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The Internet needs a Richard Simmons



If the Internet was a patient, its health would be so poor that it risks not only its own wellbeing but that of everyone around it. 

This characterization comes from the mouth of Mozilla executive director Mark Surman, who was summarizing the nonprofit’s annual Internet Health Report. The report, released on Thursday, relies on knowledge from researchers, developers, and Internet experts to explore how the Internet affects society, democracy, and the well-being of the humans that use it.  

One of the big takeaways from the report? Three main threats to the health of the Internet persist. And they should come as no surprise. 

The first threat, Mozilla points out, is built-in racial bias from artificial intelligence systems. The report reiterates a problem that many ethics experts have been exploring for years: Systems are not colorblind or neutral, and companies must take proactive measures to avoid building technologies that reinforce harmful stereotypes and discrimination. 

Second, the lack of transparency from Big Tech is leading to real world harm. Mozilla refers to the recent riots at the U.S. Capitol as an example of how social media has aided in the incitement of violence and the spread of misinformation. These companies are largely “big black boxes,” and the public has very little understanding of how they work, Surman said.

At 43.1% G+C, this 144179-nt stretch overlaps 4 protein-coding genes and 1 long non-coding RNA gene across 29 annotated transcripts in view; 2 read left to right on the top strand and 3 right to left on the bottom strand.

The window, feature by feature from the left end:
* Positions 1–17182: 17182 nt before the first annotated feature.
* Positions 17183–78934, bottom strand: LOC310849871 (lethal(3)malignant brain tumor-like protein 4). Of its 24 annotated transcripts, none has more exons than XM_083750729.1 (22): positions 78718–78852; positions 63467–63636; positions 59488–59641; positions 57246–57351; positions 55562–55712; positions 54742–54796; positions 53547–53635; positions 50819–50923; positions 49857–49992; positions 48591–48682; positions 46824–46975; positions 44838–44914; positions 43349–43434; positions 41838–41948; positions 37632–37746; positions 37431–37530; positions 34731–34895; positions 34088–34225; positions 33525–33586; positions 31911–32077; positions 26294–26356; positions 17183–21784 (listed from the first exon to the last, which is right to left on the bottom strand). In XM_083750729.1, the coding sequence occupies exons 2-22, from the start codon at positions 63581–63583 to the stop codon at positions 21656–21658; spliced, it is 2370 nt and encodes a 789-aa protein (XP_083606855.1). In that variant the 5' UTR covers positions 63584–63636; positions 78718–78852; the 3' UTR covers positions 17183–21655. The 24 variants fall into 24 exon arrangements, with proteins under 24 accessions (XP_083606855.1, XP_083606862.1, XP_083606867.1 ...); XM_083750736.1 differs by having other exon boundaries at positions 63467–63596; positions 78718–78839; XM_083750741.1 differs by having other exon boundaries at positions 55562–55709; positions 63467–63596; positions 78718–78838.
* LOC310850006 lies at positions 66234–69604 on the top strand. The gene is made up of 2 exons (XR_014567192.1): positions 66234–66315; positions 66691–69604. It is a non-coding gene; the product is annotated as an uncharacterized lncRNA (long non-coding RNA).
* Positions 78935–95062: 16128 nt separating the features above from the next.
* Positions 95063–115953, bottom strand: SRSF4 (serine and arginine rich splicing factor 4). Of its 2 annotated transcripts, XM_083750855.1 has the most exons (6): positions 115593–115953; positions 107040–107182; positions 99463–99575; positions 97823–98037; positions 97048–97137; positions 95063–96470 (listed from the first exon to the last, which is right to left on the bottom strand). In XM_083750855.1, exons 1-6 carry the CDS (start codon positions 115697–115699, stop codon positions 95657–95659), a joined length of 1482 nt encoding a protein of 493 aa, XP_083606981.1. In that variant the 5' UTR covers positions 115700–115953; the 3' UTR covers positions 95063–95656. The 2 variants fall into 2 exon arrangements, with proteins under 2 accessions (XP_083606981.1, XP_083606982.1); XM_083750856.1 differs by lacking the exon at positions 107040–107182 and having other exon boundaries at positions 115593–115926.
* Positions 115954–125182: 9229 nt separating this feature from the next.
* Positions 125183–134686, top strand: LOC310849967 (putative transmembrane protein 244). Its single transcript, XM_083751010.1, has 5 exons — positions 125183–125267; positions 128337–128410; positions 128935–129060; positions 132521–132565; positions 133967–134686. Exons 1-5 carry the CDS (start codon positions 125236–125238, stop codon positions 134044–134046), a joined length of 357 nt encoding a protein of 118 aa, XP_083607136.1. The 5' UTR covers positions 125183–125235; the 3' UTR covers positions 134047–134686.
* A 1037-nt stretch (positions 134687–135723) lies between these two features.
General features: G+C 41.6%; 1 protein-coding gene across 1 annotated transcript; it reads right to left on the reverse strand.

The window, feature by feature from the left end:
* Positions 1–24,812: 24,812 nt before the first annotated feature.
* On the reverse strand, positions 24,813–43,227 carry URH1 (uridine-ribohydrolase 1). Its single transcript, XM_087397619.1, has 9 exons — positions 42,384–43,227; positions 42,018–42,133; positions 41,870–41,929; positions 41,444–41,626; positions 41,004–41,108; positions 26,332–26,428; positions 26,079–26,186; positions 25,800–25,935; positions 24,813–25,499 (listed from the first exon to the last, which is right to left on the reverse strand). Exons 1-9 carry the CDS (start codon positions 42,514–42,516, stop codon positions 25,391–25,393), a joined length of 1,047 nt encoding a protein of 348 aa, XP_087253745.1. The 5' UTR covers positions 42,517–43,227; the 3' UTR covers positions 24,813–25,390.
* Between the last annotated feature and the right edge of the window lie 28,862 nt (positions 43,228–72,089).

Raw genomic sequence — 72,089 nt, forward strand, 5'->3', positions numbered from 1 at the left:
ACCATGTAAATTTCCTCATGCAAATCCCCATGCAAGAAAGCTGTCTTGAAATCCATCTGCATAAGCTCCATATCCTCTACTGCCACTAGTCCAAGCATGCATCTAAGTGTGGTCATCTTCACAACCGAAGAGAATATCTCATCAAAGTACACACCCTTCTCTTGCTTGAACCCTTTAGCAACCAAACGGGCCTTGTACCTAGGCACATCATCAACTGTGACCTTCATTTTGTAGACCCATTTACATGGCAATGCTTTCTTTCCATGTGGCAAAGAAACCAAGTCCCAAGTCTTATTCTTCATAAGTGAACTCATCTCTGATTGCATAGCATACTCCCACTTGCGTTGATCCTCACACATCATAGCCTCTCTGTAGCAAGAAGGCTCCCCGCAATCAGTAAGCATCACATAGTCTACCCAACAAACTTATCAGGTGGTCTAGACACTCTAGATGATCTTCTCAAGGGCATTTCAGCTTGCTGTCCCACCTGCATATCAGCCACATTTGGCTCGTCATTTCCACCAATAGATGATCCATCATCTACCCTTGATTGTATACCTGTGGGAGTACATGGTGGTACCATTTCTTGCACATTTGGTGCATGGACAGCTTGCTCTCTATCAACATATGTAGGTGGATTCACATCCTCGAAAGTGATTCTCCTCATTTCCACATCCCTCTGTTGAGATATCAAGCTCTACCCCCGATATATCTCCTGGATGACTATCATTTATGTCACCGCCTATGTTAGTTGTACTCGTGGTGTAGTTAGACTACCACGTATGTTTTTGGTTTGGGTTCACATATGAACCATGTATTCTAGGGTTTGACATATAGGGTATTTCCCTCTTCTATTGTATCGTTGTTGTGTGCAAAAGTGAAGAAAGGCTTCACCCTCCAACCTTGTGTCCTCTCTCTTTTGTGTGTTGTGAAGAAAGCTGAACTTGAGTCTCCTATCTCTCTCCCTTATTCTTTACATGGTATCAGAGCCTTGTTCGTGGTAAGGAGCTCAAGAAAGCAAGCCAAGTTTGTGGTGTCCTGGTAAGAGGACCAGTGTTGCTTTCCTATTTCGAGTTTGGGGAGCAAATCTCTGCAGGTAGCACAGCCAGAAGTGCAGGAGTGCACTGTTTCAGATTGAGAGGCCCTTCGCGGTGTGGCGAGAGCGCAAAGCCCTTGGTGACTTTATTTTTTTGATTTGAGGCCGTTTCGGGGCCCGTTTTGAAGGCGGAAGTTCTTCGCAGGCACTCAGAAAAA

And finally, gig work is trampling workers’ rights. Companies like Uber pay their drivers low wages, require workers to report to unpredictable systems run by algorithms, and have very little legal recourse and access to their own data if they have a problem, Mozilla’s report says. 

But Surman said all hope is not lost. And like a really unhealthy patient that’s been consuming garbage for too long, all it needs is a little leadership to whip it into shape. “The Richards Simmons of the Internet is somewhere,” he said.

But really, it’s more like the Richard Simmons of the Internet is everywhere. Simmons exists in the hiring managers, the product leads, the tech executives, and every single software developer and tech worker. These are the people that can actively change companies from the inside.

If they fail, the surrounding community can aid in the effort. Researchers, tech experts, and lawmakers have a role in helping hold tech companies accountable, Mozilla suggests. And, in the absence of a legal framework for the Internet, workers can unite for collective action (we’re seeing that with workers at gig companies and more recently Alphabet, which formed a minority union). Researchers can come together to build systems that further explore and reveal how algorithms work. 

In Surman’s words the Internet “isn’t terminally ill,” and hopefully Mozilla’s latest report will motivate everyone’s inner Richard Simmons. 

Danielle Abril

Lyron Foster is a Hawaii based African American Musician, Author, Actor, Blogger, Filmmaker, Philanthropist and Multinational Serial Tech Entrepreneur.

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